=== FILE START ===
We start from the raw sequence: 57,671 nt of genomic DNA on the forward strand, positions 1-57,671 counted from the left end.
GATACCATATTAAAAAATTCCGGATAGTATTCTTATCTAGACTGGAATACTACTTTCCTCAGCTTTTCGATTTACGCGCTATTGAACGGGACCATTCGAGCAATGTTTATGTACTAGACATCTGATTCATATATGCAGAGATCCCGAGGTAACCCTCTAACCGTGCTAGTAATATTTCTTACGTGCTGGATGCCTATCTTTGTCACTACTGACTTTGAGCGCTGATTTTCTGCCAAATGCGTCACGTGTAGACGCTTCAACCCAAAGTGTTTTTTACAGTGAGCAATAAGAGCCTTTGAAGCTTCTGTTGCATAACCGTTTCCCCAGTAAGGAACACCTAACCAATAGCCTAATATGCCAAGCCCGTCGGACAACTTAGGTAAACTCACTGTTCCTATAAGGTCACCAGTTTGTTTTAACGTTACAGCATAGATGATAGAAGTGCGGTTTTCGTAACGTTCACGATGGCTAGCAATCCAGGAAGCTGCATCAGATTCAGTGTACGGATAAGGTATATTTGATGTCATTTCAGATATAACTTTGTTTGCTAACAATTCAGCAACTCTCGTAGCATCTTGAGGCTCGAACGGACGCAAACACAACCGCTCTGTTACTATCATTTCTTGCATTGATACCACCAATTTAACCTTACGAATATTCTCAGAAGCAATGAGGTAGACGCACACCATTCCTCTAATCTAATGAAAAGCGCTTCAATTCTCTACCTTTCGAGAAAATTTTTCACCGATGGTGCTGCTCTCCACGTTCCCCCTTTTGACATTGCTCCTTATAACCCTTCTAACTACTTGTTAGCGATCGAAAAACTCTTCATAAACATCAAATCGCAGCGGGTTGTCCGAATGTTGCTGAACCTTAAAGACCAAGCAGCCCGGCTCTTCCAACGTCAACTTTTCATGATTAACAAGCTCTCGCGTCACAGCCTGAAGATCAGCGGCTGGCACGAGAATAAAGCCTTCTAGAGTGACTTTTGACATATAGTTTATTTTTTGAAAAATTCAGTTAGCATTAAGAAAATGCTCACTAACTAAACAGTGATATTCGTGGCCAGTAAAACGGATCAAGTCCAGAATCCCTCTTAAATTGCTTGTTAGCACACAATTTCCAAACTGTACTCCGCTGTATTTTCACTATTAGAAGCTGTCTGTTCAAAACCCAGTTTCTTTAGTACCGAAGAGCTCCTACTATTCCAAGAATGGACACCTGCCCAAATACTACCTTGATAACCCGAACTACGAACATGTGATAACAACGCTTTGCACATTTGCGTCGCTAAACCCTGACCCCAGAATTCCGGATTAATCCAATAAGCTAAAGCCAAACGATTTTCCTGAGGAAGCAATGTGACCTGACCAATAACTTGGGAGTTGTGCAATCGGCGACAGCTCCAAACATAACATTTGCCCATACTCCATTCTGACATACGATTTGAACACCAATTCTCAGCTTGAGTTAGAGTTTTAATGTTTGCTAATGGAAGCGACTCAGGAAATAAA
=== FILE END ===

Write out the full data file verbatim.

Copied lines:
We start from the raw sequence: 57,671 nt of genomic DNA on the forward strand, positions 1-57,671 counted from the left end.
GATACCATATTAAAAAATTCCGGATAGTATTCTTATCTAGACTGGAATACTACTTTCCTCAGCTTTTCGATTTACGCGCTATTGAACGGGACCATTCGAGCAATGTTTATGTACTAGACATCTGATTCATATATGCAGAGATCCCGAGGTAACCCTCTAACCGTGCTAGTAATATTTCTTACGTGCTGGATGCCTATCTTTGTCACTACTGACTTTGAGCGCTGATTTTCTGCCAAATGCGTCACGTGTAGACGCTTCAACCCAAAGTGTTTTTTACAGTGAGCAATAAGAGCCTTTGAAGCTTCTGTTGCATAACCGTTTCCCCAGTAAGGAACACCTAACCAATAGCCTAATATGCCAAGCCCGTCGGACAACTTAGGTAAACTCACTGTTCCTATAAGGTCACCAGTTTGTTTTAACGTTACAGCATAGATGATAGAAGTGCGGTTTTCGTAACGTTCACGATGGCTAGCAATCCAGGAAGCTGCATCAGATTCAGTGTACGGATAAGGTATATTTGATGTCATTTCAGATATAACTTTGTTTGCTAACAATTCAGCAACTCTCGTAGCATCTTGAGGCTCGAACGGACGCAAACACAACCGCTCTGTTACTATCATTTCTTGCATTGATACCACCAATTTAACCTTACGAATATTCTCAGAAGCAATGAGGTAGACGCACACCATTCCTCTAATCTAATGAAAAGCGCTTCAATTCTCTACCTTTCGAGAAAATTTTTCACCGATGGTGCTGCTCTCCACGTTCCCCCTTTTGACATTGCTCCTTATAACCCTTCTAACTACTTGTTAGCGATCGAAAAACTCTTCATAAACATCAAATCGCAGCGGGTTGTCCGAATGTTGCTGAACCTTAAAGACCAAGCAGCCCGGCTCTTCCAACGTCAACTTTTCATGATTAACAAGCTCTCGCGTCACAGCCTGAAGATCAGCGGCTGGCACGAGAATAAAGCCTTCTAGAGTGACTTTTGACATATAGTTTATTTTTTGAAAAATTCAGTTAGCATTAAGAAAATGCTCACTAACTAAACAGTGATATTCGTGGCCAGTAAAACGGATCAAGTCCAGAATCCCTCTTAAATTGCTTGTTAGCACACAATTTCCAAACTGTACTCCGCTGTATTTTCACTATTAGAAGCTGTCTGTTCAAAACCCAGTTTCTTTAGTACCGAAGAGCTCCTACTATTCCAAGAATGGACACCTGCCCAAATACTACCTTGATAACCCGAACTACGAACATGTGATAACAACGCTTTGCACATTTGCGTCGCTAAACCCTGACCCCAGAATTCCGGATTAATCCAATAAGCTAAAGCCAAACGATTTTCCTGAGGAAGCAATGTGACCTGACCAATAACTTGGGAGTTGTGCAATCGGCGACAGCTCCAAACATAACATTTGCCCATACTCCATTCTGACATACGATTTGAACACCAATTCTCAGCTTGAGTTAGAGTTTTAATGTTTGCTAATGGAAGCGACTCAGGAAATAAA